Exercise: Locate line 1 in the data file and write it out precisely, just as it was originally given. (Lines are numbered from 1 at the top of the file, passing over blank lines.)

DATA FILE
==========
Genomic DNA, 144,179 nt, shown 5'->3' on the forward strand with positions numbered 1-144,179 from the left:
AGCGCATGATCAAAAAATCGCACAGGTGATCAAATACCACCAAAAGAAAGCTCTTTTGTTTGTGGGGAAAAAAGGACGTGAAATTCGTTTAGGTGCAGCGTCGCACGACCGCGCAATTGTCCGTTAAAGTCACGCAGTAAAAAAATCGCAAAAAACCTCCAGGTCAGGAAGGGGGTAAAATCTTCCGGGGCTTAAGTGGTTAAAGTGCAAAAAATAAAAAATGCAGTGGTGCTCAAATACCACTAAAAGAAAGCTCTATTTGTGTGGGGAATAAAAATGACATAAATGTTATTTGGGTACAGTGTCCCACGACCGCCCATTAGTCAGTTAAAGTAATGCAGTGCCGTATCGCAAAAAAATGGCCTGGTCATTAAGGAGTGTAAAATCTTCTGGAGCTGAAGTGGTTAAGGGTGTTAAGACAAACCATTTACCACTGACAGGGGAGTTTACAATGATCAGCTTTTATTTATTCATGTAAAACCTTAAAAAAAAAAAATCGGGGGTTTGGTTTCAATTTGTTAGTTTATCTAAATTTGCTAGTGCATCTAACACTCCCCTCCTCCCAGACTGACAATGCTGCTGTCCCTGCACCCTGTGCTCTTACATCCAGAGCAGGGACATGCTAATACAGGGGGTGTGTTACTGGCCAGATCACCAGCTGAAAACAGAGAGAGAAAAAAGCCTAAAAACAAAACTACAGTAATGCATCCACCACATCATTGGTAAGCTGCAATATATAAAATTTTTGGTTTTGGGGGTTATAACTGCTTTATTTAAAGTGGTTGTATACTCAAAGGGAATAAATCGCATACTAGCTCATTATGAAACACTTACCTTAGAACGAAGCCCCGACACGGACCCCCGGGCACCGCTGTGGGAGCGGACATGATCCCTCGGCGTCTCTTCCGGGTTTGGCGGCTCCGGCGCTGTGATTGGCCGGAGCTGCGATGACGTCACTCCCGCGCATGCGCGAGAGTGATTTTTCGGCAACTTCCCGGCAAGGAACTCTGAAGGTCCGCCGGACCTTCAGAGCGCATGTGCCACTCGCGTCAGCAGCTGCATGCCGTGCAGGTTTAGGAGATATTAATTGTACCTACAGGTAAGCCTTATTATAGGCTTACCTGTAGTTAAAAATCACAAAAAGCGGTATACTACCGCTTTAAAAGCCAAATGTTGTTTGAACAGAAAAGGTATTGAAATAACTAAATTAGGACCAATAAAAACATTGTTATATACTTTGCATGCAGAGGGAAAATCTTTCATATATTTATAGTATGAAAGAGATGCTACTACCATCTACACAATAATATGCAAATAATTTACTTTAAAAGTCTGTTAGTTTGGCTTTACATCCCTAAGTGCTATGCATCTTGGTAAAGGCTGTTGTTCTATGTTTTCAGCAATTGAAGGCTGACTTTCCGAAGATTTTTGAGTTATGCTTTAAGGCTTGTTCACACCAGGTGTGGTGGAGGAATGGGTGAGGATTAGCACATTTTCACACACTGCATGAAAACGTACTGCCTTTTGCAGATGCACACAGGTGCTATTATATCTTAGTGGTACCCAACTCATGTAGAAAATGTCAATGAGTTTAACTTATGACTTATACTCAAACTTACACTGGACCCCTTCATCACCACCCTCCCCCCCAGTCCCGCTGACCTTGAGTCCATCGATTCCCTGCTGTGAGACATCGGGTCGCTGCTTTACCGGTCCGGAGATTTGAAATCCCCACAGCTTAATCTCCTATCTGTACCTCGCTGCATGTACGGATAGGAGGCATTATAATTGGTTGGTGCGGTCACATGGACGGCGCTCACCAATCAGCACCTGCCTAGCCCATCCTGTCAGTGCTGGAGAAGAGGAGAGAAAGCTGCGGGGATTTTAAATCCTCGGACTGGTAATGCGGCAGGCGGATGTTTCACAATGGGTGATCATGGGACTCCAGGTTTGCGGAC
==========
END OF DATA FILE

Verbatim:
Genomic DNA, 144,179 nt, shown 5'->3' on the forward strand with positions numbered 1-144,179 from the left: